LIFELONG MUMMER Jimmy Passio Sr. was such a naturally joyous guy, he used to say that, when his time came to leave this world, he'd like to die during the Yuletide, his favorite season.
That way, his funeral could be combined with the raucous Christmas and New Year celebrations that his big South Philly family has long been known for.
"He'd say, 'Carry my body on New Year's. Let me go out with one last parade!' " recalls his son, Jim Passio Jr. "He wanted us to dance and laugh. He didn't want anyone to be sad."
Jimmy Sr. did, indeed, make his exit near the holidays. On Dec. 23 he passed away at age 87 of dementia and heart failure. By his prior request, his remains were cremated.
At his funeral this morning at St. Nicholas of Tolentine Catholic Church, his urn of ashes will grace a table near the altar, along with a sequined Mummers costume and a pair of golden slippers from his glory days as a Mummer in numerous bands.
Afterward, his family and friends will honor Jimmy Sr.'s wish to take part in one final, noisy street march. Escorted by the Passio family's Fife and Drum Band, they'll ferry his ashes on a four-block strut from the church at 9th and Watkins to 836 McClellan St., the house where he was born and raised.
Picture a New Orleans jazz funeral, with a Philly soundtrack.
Grandsons Frank Jr., Anthony, Nicholas and Michael, respectively, will play the sax, snare drum, bass and cymbals. Grandson Jimmy III will carry a flag. Jimmy Jr. and brother Frank Sr. will carry their pop's urn.
"Frank usually plays the fife, but it'll be too hard" for this particular parade, says Jim Jr. "I think we're going to be pretty touched and emotional."
Once inside the McClellan Street house, they'll play Jimmy Sr.'s favorite tunes - "Happy Days Are Here Again" and "O, Dem Golden Slippers" - and then share memories, over lunch at 2nd Street Annie's Pub, of how Jimmy Sr. loved nothing more than to make people smile.
"He lived a good life. We know it was his time to go," says Jim Jr. of his dad, who retired from Philadelphia Traffic Court in 1982 as an assistant to the presiding judge. "But it doesn't make it less sad to lose him."
Still, he says, "Knowing we're doing exactly what he wanted us to do is making a definite difference in our loss."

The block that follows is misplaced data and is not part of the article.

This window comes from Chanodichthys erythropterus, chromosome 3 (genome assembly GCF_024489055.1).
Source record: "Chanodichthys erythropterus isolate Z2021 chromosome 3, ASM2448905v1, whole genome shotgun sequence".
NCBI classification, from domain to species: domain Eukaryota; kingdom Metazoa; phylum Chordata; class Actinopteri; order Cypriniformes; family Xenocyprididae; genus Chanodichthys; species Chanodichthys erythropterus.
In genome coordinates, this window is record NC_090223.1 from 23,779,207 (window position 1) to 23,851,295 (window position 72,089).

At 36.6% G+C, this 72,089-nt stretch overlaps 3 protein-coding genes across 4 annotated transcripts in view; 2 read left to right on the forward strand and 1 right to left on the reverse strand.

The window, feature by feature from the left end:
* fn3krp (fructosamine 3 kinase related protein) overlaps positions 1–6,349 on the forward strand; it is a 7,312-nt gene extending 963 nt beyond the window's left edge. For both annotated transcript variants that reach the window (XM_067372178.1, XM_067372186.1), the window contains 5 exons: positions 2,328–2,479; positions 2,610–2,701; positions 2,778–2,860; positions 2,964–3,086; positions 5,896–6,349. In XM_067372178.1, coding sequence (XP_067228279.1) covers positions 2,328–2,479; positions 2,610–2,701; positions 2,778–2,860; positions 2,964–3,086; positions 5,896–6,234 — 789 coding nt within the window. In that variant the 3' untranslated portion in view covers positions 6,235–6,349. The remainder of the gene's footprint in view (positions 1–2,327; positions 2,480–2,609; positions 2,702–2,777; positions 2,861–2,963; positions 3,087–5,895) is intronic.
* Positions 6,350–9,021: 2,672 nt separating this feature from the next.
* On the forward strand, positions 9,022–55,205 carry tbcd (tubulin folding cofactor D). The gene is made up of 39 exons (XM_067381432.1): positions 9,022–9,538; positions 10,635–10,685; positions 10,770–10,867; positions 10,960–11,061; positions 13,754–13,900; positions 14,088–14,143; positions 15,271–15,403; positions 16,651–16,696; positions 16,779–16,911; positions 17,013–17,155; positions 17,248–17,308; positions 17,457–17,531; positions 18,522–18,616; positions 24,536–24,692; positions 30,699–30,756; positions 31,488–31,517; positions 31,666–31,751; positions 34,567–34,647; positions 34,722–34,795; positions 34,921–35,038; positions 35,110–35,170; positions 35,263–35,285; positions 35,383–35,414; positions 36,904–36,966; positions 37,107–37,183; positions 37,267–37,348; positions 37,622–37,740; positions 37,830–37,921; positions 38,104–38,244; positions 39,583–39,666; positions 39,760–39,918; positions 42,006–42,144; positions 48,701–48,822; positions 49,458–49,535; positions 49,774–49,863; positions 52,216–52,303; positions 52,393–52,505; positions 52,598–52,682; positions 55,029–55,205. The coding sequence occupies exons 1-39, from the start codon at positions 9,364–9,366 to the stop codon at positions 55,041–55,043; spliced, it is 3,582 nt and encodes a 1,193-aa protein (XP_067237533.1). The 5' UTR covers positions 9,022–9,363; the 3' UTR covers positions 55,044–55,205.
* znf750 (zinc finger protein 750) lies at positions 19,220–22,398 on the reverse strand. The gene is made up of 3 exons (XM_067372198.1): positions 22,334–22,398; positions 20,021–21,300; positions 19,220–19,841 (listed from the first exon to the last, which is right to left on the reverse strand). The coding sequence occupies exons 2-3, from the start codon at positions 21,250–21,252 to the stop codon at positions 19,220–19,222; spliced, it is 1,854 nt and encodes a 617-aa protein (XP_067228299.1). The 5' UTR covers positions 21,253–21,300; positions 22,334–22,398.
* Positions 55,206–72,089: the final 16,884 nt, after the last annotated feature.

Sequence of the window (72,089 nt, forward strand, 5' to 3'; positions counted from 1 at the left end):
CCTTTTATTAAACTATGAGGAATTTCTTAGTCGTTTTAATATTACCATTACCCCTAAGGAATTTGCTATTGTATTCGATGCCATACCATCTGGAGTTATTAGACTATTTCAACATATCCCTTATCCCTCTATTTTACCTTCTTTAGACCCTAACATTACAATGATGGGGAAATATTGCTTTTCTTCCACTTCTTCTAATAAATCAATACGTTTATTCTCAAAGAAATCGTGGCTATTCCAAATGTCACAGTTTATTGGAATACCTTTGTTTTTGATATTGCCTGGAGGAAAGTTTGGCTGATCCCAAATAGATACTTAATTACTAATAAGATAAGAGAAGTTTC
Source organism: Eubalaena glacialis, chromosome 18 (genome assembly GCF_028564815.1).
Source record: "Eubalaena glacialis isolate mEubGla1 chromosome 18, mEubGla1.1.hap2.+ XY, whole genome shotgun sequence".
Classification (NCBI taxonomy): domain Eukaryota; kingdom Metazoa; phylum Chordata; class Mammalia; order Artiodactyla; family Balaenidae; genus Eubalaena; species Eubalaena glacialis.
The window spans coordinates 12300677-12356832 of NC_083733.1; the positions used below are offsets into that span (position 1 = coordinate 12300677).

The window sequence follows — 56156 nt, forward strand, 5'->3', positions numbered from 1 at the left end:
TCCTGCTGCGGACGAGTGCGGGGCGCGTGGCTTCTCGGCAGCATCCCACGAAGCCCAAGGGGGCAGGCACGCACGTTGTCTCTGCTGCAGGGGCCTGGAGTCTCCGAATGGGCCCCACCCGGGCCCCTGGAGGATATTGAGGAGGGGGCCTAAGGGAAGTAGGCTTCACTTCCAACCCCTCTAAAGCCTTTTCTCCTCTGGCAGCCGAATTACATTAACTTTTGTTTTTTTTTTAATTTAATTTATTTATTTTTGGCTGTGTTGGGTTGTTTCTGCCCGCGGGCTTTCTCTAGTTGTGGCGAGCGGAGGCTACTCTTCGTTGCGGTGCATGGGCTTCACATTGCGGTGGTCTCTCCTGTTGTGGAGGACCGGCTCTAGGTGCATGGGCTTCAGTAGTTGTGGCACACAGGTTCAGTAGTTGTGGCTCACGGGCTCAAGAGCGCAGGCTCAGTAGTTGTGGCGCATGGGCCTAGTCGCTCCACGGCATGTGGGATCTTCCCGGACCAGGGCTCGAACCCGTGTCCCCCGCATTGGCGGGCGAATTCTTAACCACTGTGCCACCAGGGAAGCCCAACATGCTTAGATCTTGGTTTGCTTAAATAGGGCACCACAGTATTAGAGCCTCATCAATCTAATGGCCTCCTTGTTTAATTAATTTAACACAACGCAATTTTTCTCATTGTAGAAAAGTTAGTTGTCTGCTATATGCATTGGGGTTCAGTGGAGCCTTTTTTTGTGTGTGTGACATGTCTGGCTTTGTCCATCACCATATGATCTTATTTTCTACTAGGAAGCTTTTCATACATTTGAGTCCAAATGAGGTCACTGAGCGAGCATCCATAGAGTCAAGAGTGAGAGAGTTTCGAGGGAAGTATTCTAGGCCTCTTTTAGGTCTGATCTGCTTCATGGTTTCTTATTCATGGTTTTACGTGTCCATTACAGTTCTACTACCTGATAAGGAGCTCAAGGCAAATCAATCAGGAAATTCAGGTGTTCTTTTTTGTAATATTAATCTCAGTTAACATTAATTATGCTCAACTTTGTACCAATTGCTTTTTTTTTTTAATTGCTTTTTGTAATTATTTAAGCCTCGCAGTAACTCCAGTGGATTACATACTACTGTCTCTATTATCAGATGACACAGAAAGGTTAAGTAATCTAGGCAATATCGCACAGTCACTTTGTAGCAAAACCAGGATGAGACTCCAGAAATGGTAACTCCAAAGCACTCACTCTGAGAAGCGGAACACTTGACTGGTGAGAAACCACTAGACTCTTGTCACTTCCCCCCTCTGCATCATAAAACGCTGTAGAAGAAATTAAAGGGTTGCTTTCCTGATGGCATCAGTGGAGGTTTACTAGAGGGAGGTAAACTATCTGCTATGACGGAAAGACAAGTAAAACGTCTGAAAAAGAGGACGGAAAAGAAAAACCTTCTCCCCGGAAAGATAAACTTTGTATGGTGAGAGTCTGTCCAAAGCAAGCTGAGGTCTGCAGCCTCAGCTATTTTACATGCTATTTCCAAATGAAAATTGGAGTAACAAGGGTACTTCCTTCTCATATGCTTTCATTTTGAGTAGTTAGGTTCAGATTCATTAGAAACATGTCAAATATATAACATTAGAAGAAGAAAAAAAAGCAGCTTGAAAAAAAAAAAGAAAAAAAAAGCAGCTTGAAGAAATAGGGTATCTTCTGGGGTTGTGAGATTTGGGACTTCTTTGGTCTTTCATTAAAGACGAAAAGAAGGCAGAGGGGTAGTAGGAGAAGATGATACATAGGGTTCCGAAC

It's been a rough few weeks for the Passio family.
Last month, Jimmy Sr.'s sister, Antoinette, died at age 82. She'd been living at the McClellan Street house at the time of her death.
Then, three days after Jimmy Sr. died, Angelina Colma Norton, 87, his sister-in-law, passed away.
Her funeral is Thursday.
"It's a pretty terrific ordeal for one family to deal with," says Jim Jr. "It's especially hard on my mom," Jennie, 84, who lives with daughter Millie Canora.
What a comfort, then, that traditions begun by the Passio elders have not died with them but are sustaining their offspring.
Take that Passio Fife and Drum Band. It was created 101 years ago by Jimmy Sr.'s father and uncles, who were also Mummers. The Passios played, gratis, at neighborhood functions, small political rallies and fundraisers for people in need.
Each succeeding generation of Passios has had members in the band, or in the Mummers. Over the arc of time, the musical thread of connection in this family has stayed so strong, it's more like a cable.
And the legacy of family generosity has been inspiring.
"We were taught by example that you help those in need, no matter what," says Jim Jr. "My dad would give you the last dollar in his pocket, even if it meant he didn't pay his own bills.
"He'd take up collections in the neighborhood for people if they got burned out of their house, or had someone sick in the family. Nothing made him happier than giving someone a check."
Even as his dementia progressed and he had to be admitted to a nursing home, says Jim Jr., his father's cheery spirit never dimmed.
"The nurses told me if they had a bad weekend, they couldn't wait to come to work on Monday to see my dad. He always said the right thing to make them feel happy."
Jimmy Sr. is survived by his wife, three children, 11 grandchildren and 16 great-grandchildren.
They all love the Mummers but none, Jim Jr. concedes, have glitter in their blood the way his dad did.
"That's why we wanted to honor him with this last parade." he says. "He deserves it."
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